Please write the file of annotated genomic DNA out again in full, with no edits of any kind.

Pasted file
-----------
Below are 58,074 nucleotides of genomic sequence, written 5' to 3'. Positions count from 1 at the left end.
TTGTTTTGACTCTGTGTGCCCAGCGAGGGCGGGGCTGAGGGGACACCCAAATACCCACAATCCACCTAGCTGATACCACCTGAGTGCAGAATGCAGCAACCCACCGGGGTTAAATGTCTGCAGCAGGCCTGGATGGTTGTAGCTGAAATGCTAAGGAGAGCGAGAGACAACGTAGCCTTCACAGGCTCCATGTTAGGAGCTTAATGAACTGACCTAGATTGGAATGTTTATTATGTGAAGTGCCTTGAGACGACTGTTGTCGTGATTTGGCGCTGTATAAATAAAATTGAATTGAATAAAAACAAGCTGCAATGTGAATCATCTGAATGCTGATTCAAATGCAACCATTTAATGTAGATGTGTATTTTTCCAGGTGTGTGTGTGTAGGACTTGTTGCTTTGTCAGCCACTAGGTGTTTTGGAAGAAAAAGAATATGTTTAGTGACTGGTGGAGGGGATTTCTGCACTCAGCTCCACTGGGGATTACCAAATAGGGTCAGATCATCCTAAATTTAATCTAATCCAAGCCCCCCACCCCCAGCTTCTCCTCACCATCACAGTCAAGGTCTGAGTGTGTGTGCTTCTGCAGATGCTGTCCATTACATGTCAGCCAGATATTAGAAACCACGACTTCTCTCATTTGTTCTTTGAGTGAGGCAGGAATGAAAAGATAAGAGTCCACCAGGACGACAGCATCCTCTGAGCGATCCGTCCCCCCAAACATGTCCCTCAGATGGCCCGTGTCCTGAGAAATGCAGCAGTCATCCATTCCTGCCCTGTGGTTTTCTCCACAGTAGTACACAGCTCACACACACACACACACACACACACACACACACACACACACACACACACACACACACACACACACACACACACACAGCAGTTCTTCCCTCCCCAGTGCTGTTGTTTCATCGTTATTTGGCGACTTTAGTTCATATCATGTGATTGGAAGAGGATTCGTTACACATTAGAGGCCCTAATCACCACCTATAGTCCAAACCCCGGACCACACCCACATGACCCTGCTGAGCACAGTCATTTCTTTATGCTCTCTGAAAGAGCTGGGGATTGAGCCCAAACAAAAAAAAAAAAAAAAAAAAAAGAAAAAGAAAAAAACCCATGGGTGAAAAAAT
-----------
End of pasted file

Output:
Below are 58,074 nucleotides of genomic sequence, written 5' to 3'. Positions count from 1 at the left end.
TTGTTTTGACTCTGTGTGCCCAGCGAGGGCGGGGCTGAGGGGACACCCAAATACCCACAATCCACCTAGCTGATACCACCTGAGTGCAGAATGCAGCAACCCACCGGGGTTAAATGTCTGCAGCAGGCCTGGATGGTTGTAGCTGAAATGCTAAGGAGAGCGAGAGACAACGTAGCCTTCACAGGCTCCATGTTAGGAGCTTAATGAACTGACCTAGATTGGAATGTTTATTATGTGAAGTGCCTTGAGACGACTGTTGTCGTGATTTGGCGCTGTATAAATAAAATTGAATTGAATAAAAACAAGCTGCAATGTGAATCATCTGAATGCTGATTCAAATGCAACCATTTAATGTAGATGTGTATTTTTCCAGGTGTGTGTGTGTAGGACTTGTTGCTTTGTCAGCCACTAGGTGTTTTGGAAGAAAAAGAATATGTTTAGTGACTGGTGGAGGGGATTTCTGCACTCAGCTCCACTGGGGATTACCAAATAGGGTCAGATCATCCTAAATTTAATCTAATCCAAGCCCCCCACCCCCAGCTTCTCCTCACCATCACAGTCAAGGTCTGAGTGTGTGTGCTTCTGCAGATGCTGTCCATTACATGTCAGCCAGATATTAGAAACCACGACTTCTCTCATTTGTTCTTTGAGTGAGGCAGGAATGAAAAGATAAGAGTCCACCAGGACGACAGCATCCTCTGAGCGATCCGTCCCCCCAAACATGTCCCTCAGATGGCCCGTGTCCTGAGAAATGCAGCAGTCATCCATTCCTGCCCTGTGGTTTTCTCCACAGTAGTACACAGCTCACACACACACACACACACACACACACACACACACACACACACACACACACACACACACACACACACACACACACAGCAGTTCTTCCCTCCCCAGTGCTGTTGTTTCATCGTTATTTGGCGACTTTAGTTCATATCATGTGATTGGAAGAGGATTCGTTACACATTAGAGGCCCTAATCACCACCTATAGTCCAAACCCCGGACCACACCCACATGACCCTGCTGAGCACAGTCATTTCTTTATGCTCTCTGAAAGAGCTGGGGATTGAGCCCAAACAAAAAAAAAAAAAAAAAAAAAAGAAAAAGAAAAAAACCCATGGGTGAAAAAAT